• access to the practice is regulated officially.

We know that continuing to work on increasing PR ethics and professional standards is crucial, but it is not enough. I think that PR wins by adopting option two: building prestige and status for the profession.

My writing process

The writing process involves creativity, of course, but that creativity is also a product of discipline and hard work. Writing is something that each of us has to develop a process to be able to do well. I will quickly describe mine for you.

I write every day. In fact, you will have noticed that I have taken to writing a blog post every day – that is one of my New Year’s resolutions and also something that has helped me “prime the pump” for larger writing projects.

I enjoy writing and to do it professionally, you must enjoy it too. I find it calming and even serene when I sit down in front of the computer and start to put words onto the blank screen. As the words take shape, I feel myself relaxing – my muscles loosen up, my mind is calmed and I begin to be engrossed. All I hear is my own voice saying each word as I type it.

When I wrote on paper, I used to love watching the words appear on the page, with each stroke of the pen, until the canvass was filled, not only with my ideas, but with the scratchy cursive that I had fashioned. I recently started writing in longhand using a stylus on my iPad, and in the short couple of weeks since beginning that practice, I have already found my penmanship improving. My goal is to have a flowing script someday.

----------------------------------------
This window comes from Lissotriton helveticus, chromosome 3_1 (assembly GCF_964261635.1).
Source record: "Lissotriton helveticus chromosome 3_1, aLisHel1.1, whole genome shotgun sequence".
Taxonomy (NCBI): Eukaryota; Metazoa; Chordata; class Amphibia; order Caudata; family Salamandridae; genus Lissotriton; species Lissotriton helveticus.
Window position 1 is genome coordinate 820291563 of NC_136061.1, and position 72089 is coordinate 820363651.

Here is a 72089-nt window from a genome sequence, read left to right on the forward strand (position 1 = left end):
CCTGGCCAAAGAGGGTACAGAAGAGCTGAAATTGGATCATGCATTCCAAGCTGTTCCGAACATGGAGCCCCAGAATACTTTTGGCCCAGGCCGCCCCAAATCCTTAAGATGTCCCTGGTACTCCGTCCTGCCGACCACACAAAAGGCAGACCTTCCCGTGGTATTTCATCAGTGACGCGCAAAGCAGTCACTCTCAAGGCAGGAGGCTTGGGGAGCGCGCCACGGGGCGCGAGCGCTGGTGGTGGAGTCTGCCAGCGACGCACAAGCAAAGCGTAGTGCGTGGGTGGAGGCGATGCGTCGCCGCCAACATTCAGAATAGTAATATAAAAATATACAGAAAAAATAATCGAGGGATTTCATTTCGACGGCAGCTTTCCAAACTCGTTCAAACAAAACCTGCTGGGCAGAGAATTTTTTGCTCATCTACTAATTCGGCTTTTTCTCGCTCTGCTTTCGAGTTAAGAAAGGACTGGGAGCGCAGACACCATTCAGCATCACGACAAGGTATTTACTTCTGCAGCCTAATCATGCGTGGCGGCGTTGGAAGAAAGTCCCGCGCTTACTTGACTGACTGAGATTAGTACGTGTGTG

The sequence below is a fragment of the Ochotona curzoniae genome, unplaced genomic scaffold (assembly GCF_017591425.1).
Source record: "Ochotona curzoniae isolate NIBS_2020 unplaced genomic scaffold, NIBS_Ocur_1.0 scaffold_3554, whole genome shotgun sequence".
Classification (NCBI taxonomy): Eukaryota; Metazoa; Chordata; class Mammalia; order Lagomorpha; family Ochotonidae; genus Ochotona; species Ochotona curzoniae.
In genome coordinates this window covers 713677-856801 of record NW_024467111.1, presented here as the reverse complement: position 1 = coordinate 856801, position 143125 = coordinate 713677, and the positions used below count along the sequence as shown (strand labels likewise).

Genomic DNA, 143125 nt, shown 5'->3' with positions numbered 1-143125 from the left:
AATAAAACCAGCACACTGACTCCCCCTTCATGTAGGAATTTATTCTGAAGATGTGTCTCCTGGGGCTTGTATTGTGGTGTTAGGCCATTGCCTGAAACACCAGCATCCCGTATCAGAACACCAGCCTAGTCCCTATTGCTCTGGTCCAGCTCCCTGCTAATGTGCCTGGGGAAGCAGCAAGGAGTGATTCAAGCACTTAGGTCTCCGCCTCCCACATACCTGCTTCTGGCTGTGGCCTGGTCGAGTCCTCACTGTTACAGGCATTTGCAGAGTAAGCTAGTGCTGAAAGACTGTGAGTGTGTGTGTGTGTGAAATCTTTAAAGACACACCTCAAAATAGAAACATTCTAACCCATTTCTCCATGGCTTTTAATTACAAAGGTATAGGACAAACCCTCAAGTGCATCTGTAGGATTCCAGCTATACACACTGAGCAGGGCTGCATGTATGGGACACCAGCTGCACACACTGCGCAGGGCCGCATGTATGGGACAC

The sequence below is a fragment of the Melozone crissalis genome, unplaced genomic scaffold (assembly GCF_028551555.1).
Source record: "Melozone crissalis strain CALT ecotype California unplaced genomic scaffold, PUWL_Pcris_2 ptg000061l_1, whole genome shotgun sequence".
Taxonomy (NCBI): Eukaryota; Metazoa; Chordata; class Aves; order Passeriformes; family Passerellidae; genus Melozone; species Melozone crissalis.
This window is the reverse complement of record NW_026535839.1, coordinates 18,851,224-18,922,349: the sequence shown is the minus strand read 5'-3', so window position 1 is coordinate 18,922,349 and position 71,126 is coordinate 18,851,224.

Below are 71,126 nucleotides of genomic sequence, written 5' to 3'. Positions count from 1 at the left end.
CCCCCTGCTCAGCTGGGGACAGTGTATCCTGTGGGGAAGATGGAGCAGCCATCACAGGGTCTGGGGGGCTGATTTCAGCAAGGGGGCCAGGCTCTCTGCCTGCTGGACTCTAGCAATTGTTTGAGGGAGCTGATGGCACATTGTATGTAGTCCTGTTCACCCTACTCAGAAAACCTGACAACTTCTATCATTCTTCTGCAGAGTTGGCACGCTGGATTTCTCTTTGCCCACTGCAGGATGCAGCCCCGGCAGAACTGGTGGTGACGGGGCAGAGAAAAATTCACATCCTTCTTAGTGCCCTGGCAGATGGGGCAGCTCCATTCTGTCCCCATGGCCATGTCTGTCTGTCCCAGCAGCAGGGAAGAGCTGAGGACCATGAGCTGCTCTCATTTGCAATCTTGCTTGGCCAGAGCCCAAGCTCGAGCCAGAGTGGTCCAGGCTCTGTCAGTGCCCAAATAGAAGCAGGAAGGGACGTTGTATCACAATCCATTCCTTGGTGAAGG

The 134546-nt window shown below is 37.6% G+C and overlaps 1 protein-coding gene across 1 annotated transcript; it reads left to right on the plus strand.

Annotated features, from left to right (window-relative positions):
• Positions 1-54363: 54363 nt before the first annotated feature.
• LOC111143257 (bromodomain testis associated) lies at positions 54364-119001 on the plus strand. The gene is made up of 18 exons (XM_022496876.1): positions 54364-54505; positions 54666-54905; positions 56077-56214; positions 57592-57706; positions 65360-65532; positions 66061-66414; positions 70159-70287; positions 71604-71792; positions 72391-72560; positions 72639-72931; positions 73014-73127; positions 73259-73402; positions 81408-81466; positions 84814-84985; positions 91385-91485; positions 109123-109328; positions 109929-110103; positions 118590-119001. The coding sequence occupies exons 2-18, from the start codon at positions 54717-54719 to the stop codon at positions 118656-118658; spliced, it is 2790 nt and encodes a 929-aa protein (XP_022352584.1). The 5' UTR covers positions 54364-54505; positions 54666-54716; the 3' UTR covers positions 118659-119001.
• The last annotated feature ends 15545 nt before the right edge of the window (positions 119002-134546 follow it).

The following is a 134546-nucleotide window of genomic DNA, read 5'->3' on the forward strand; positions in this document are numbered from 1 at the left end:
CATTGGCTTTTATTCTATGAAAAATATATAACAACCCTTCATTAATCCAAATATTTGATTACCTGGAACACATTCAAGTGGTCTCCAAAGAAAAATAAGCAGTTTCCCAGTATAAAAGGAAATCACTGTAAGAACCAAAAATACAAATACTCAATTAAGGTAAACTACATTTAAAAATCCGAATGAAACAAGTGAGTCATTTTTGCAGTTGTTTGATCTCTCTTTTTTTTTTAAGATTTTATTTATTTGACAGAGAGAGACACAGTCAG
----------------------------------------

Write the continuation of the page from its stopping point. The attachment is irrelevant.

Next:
There is something magical about the writer’s craft. If you love ideas and stories, you should try to develop your own writer’s craft. The craft is as diverse as there are passionate writers.

Good luck and happy writing!

“Smart houses” as an opportunity for PR

The Internet of Things (IoT) is there: machines are starting to speak intelligently to other machines and automate small parts of our lives. Soon a greater portion of our lives will affected by the machines we use everyday, as they track our actions and adapt their functions to our habits and preferences.

We are only beginning to see the massive transformative effect that digital tech will have on our society, economy and selves. We’ve seen email make distance and time irrelevant for the transfer of large documents that used to have to be couriered. Then social media made connecting and keeping up with a disparate collection of acquaintances possible. The next wave will be the advent of machines speaking to machines and automating different parts of our lives.